Once you have mastered how to work crochet you’ll be well on your way to making corsage motifs, squares for blankets and beautiful edgings.
Hooks come in many shapes and sizes but to start off choose a 4mm hook with a plastic handle. You will also need a ball of mercerised DK cotton, which has a coating that prevents it from splitting thus making it ideal for the beginner.
Holding the hook and yarn.
Hold the hook in your right hand between thumb and index finger. The yarn is held in your left hand, leaving your right hand free to manoeuvre the hook. Wrap the yarn around the little finger of your left hand, passing it under the third and middle finger and bringing the yarn over your index finger. This will keep the tension of the yarn even as you work.
Make a slip knot
Before you can begin crocheting, you must work a slip knot. Use your fingers to make the slip knot. This is similar to the slip knot made when casting on stitches to knit, but using the crochet hook to draw the loop through. This now creates the first loop on the hook.
Chain stitch (ch) This is the first stitch you need to learn; even the most decorative stitches are a variation on chain stitch.
Hold the short end of the yarn in your right hand below the slip knot. Bring the yarn in the left hand from main ball round the hook from the back to the front by passing the hook under the yarn.
Keeping the yarn taut in the left hand, draw the hook and the yarn through the loop on the hook. One chain stitch has been completed.
Repeat these two steps until you have the required number of chain stitches. As you work, release the short end of the yarn and hold closer to the hook. If you need to count stitches, don’t include the slip knot.
How to join the chain into a ring You will need to learn this easy technique before you can make any motifs, and to work in rounds.
Insert the hook from the back to the front of the first chain stitch. Remember that the slip stitch does not count as a stitch. You will have two loops on the hook.
Pass the hook under the yarn in the same way you worked a chain stitch and draw the yarn through both loops on the hook, slipping them off at the same time.
The ring is now secure and once you have mastered the next couple of crochet stitches you can start working into it, working in rounds not rows.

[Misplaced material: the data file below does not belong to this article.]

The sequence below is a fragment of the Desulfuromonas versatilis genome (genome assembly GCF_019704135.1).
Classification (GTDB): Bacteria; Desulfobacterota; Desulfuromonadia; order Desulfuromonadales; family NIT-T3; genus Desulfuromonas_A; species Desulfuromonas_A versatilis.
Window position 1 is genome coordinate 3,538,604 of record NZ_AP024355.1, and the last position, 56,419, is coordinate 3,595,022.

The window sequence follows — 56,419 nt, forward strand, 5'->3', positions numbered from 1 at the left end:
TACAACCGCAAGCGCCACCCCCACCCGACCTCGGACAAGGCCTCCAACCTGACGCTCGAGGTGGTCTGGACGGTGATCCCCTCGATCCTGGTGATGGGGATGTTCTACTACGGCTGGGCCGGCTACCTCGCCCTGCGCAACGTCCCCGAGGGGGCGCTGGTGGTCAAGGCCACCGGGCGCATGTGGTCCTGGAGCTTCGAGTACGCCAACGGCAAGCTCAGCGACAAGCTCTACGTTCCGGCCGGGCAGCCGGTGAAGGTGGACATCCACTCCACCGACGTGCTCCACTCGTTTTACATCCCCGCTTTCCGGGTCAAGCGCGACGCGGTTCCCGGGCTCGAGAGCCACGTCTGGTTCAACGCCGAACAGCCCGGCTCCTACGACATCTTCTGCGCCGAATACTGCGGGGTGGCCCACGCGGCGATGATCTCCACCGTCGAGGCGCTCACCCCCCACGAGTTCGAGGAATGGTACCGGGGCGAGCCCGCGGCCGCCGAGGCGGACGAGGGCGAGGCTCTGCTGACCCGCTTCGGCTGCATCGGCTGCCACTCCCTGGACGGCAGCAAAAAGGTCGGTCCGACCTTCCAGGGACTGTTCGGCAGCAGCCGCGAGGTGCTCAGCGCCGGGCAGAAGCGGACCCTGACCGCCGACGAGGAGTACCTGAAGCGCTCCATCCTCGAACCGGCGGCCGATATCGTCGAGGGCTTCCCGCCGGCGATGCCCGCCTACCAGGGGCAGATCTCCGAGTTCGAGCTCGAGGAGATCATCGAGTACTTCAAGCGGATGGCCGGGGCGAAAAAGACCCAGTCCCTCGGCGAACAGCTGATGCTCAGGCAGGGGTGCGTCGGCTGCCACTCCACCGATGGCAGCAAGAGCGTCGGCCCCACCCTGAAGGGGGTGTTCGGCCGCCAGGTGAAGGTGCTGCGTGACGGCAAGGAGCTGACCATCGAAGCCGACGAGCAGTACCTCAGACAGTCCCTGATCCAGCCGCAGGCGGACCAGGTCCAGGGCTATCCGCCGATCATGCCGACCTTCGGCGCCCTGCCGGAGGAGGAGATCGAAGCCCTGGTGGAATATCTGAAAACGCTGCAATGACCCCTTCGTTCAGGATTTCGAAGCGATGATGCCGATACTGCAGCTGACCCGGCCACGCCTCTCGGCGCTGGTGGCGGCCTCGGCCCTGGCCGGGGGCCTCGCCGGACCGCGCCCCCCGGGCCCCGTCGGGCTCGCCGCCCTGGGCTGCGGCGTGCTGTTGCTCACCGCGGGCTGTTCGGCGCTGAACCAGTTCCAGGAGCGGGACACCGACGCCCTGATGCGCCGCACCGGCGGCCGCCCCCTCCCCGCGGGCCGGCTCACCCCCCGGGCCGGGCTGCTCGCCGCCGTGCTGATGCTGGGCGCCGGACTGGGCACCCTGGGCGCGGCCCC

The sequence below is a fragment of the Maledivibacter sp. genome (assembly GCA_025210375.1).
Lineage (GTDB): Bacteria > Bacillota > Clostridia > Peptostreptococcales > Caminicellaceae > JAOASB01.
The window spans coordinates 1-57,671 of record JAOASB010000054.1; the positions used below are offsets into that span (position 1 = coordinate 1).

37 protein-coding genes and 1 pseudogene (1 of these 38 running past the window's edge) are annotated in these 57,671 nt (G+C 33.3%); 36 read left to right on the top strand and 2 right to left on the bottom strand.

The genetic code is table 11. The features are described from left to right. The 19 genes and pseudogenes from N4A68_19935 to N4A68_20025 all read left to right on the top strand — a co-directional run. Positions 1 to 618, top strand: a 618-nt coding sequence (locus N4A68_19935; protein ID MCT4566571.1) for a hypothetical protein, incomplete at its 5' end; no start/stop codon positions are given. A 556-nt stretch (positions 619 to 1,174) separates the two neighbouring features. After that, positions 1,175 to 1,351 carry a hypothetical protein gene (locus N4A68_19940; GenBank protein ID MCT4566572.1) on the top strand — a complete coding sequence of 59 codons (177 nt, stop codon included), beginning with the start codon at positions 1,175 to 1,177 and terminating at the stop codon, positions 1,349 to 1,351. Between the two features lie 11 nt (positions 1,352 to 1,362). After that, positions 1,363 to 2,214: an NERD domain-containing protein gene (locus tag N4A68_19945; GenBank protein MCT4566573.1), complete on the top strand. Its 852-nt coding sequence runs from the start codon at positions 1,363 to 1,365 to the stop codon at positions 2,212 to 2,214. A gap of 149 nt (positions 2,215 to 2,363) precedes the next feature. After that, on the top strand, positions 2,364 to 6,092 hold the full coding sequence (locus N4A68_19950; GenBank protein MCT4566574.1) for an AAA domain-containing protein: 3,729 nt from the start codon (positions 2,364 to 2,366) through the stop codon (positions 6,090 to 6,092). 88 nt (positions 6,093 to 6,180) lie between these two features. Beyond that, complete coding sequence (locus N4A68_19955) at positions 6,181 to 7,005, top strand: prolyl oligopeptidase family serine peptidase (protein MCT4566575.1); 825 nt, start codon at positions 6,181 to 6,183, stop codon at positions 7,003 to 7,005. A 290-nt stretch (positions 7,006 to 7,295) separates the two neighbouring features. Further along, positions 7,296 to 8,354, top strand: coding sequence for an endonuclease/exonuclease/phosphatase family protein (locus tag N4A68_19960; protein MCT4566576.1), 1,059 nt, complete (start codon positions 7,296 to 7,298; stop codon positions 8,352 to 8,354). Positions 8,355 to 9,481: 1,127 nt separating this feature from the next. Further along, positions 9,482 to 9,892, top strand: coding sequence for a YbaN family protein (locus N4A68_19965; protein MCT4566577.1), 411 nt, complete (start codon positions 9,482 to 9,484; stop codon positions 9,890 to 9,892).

Double crochet stitch (dc) Crochet a length of chain stitches (10cm is ideal for apractice sample). This will be the foundation row for working the double crochet.
Insert the crochet hook into the next stitch, passing it from the front to back of the stitch. Pass the hook under the yarn in the left hand in the normal way, so the yarn is wound around the hook.
Draw the yarn through to the front of the first loop on the hook; you will have two loops on the hook after this action.
Pass the hook under the yarn in the left hand and draw through both loops on the hook, slipping the loops off the hook at the sametime. One double crochet stitch has been completed.
Insert the crochet hook into the next chain stitch in your foundation row and repeat the above steps. Continue in this way until every chain stitch has been worked into with a double crochet.
Turn a row (dc) If the double crochet is to be worked in rows, you must turn the work after the last stitch.
Turn the work over, so the last stitch made is the first in the new row. Work one chain stitch. This will count as the first stitch on the hook, and it also produces the height of the stitch.
Continue working in rows of double crochet, working a turning chain at the start of every row. The right side and wrong side stitch patterns look similar, except in the foundation row.
Slip stitch (sl st) This stitch is used to join stitches together, or to join the stitch to another point in the work.
Insert the hook from the back of the stitch to the front and pass the hook under the yarn in the left hand in exactly the same way as you worked the chain stitch.
Draw the yarn you have just passed over the hook through both loops on the hook. Slip both loops off the hook at the same time.
Britain and the United States use different abbreviations for crochet stitches, which can be very confusing as some of the American abbreviations are the same as the UK ones but refer to another stitch.
All the lessons and patterns in Ideas use the UK abbreviations, but it is advisable to keep this chart handy for easy reference when you start your projects.
ss slip stitch
sc single crochet
dc double crochet
dtr double treble
sl st slip stitch
dc double crochet
dtr double treble
ttr tr triple